Beliefnet
The Celebrity Therapist

luv adThere is lot in the media about love addiction, but what about Relationship Addicts? How do they differ from Love Addicts? What makes them special and harder to treat? Why are they more likely to relapse?

Relationship Addicts [RA] were the first type of love addict to be recognized. They were first called co-alcoholics and then later co-dependents. As the media moved on to write extensively about the Love Addict, Relationship Addicts have been left in the dust until recently. Now there is a resurgence of interest in the RA.

Let me begin, by stating that what sets a RA’s apart from a Love Addict is that he or she is in a relationship.  Love Addicts are often obsessing about someone who is unavailable. Furthermore, most RA’s are also co-dependent. [Please note that there are as many male RA’s as women.]

According to Love Addicts Anonymous, there are two types of Relationship Addicts (RA):

Type One are RA’s who no longer love their partner romantically. The honeymoon is over. Still,  they cannot let go. Usually, they are so unhappy that the relationship is affecting their health, spirit and emotional wellbeing.  Even if their partner batters them, and they are in danger, they cannot let go. They are afraid of being alone. They are afraid of withdrawal. They are afraid of change. They do not want to hurt or abandon their partners. I describe this as “I hate you don’t leave me.”

Type Two are RA’s who are addicted to a relationship with a parent, child, friend, sibling, or anyone for whom they have never had romantic feelings.

Type Three is the RA who goes from one relationship to another without taking a break in between. They are terrified of being alone. Often they seek out a a new relationship when the one they are in begins to deteriorate. Some RA’s of this kind have never lived alone in their entire life. Relationships are their life.

Signs to look out for.

  1. You are too dependent on this person (financially or emotionally).
  2. You do not know where you leave off and they begin.
  3. You hang out with them too much.
  4. You cannot make decisions without their input.
  5. This person comes first. You always do what they say to do. You give in to them.
  6. You doubt your own decisions.
  7. Your needs are less important than the needs of this person.
  8. When you are not in contact you go into withdrawal.
  9. You have overwhelming compulsion to contact them even when you are living your own life.
  10. You always want to make sure they are okay.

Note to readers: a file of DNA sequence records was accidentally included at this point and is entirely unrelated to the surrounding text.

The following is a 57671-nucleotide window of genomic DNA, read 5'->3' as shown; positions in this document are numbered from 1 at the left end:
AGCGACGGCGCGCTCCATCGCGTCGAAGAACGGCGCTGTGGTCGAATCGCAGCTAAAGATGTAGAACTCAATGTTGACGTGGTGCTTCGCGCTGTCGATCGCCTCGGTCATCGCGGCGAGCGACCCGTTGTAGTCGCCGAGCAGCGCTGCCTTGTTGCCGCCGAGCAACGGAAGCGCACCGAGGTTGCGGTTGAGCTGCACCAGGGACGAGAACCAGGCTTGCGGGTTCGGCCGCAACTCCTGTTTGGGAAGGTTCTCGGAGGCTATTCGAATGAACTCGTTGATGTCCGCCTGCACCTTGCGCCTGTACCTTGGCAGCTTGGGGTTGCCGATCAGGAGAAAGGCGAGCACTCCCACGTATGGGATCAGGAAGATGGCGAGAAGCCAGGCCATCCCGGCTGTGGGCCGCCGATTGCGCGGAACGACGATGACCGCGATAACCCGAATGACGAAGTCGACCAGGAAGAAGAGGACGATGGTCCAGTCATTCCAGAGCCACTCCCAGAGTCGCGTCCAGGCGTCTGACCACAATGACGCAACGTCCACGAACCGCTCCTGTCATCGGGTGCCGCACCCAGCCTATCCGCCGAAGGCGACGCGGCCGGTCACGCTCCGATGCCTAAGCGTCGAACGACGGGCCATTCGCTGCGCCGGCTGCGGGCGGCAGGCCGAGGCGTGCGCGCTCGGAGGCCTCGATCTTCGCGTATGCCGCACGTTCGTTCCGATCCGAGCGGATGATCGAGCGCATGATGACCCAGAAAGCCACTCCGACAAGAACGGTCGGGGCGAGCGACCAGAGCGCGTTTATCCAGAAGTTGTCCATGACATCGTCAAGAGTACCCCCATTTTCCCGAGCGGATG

11. Everyone has told you the relationship is unhealthy but you keep hanging on.

At the later stages of the addiction, you can’t stand this person but you can’t let him or her go. You feel relief initially when they are not around, but then panic and want to make contact for no explainable reason.

Treatment for RA’s is more complicated because RA’s want to continue their relationships with their children, parents, or friends. Sometimes they have financial ties, shared custody, or a business relationship with an ex-partner. No Contact does not work for them. This is why RA’s relapse more often.

Relationship addicts who need or want to stay involved such in such relationships need to approach recovery differently. They need to create healthy boundaries which help them stay connected and yet enjoy their own lives. This is not easy. I suggest they read about boundaries and learn what they are. Where does their relationship with their husband, ex, or child start and leave off?

Once you know what healthy boundaries are enforce them. This is a process and will take time, but don’t give up. As Robin Norwood explained in her book, Women Who Love Too Much, the people you have been addicted to will rebel when you start taking care of yourself, but they will fall in line and actually encourage you if they really care. If they don’t care then just live with this.

You are as important as everyone in your life. Creating your independence is the first step in establishing healthy relationships. When you love and honor yourself you have more to offer others. Not all the things you think they want, but the gift of yourself which is even more meaningful to them if they really care about you.

Sherry Gaba, LCSW, Radio Host, Certified Transformation Coach and author of  the award winning book, The Law of Sobriety:Attracting Positive Energy for a Powerful Recovery and Ecourse www.wakeuprecovery.com. www.sherrygaba.com sherry@sgabatherapy.com.  Find out if you are #codependent. Take my quiz.  http://sherrygaba.com/co-dependency-quiz/ 30 minute strategy session with Sherry http://sherrygaba.com/product/30-minute-strategy-session-sherry-gaba/

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